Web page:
“It was a dark and stormy night.” The first book in the Time Quintet is the most well-known and recognizable. The book is classified as “science fantasy,” which is to say, science-fiction but also with elements of fantasy (the three traveler-guides who are often perceived as types of witches, for example, though I would argue this is a misreading). Of the five books in the series, this one is often rated as “third best,” for whatever that is worth, but I think it is my favorite. Partly, I must admit, this is nostalgia. I grew up with this story, it was my sister’s favorite, and I read it before reading any of the others (this was a re-read). That being said, if I am being honest, it is probably not the best of the five. What it lacks in, say, plot, it makes up for in other places, though, such as characterization. L’Engle understands how to draw a character in clear and in subtle ways. We know who the protagonist Meg is; her actions are not always noble, but they are always consistent to her character and ultimately work toward the good. We know who young Charles Wallace, the special genius, is, and how a boy wonder, untested, might find his first challenge is a struggle with his own ego; and we know who Calvin is, and why he belongs with the others despite not being one of their siblings. Without this first installment, I would find it difficult to understand or care about any of the characters in the later books, including An Acceptable Time, which deals with a new protagonist and, for the first time, the first-hand experiences of the Murry parents. I also much prefer the three mysterious guides, Mrs. Whatsit, Mrs. Who, and Mrs. Which, far more than the guides in any of the later books (although Gaudior the Unicorn from A Swiftly Tilting Planet might come close). Ultimately, what I love about this book is its unabashed embracing of science, including the wonder and, yes, the magic of reality, great and small. It also introduces a common theme to be explored in later books: the nature of good and evil, moral and immoral, selflessness and selfishness. If I have one complaint, it is the ending – where did they go? And why don’t we see them again? (Who? Read the book.) My Verdict: 3.5 out of 4.0.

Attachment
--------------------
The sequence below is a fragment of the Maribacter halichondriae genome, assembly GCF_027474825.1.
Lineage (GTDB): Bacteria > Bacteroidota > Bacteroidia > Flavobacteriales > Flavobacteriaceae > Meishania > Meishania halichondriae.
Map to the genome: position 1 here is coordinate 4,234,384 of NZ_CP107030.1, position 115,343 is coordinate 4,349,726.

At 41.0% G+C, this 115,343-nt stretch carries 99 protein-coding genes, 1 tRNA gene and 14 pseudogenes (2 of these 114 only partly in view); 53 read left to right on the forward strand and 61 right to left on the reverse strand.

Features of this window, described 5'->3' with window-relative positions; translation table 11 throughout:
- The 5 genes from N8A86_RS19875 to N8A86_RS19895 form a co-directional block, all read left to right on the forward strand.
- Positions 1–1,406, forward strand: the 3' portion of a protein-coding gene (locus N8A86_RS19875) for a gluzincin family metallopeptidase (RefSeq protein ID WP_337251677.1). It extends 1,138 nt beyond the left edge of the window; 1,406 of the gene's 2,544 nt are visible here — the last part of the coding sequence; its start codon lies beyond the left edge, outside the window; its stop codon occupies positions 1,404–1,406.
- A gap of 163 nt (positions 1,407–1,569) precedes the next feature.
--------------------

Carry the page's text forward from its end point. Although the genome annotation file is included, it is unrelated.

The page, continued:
A Wind in the Door (1973)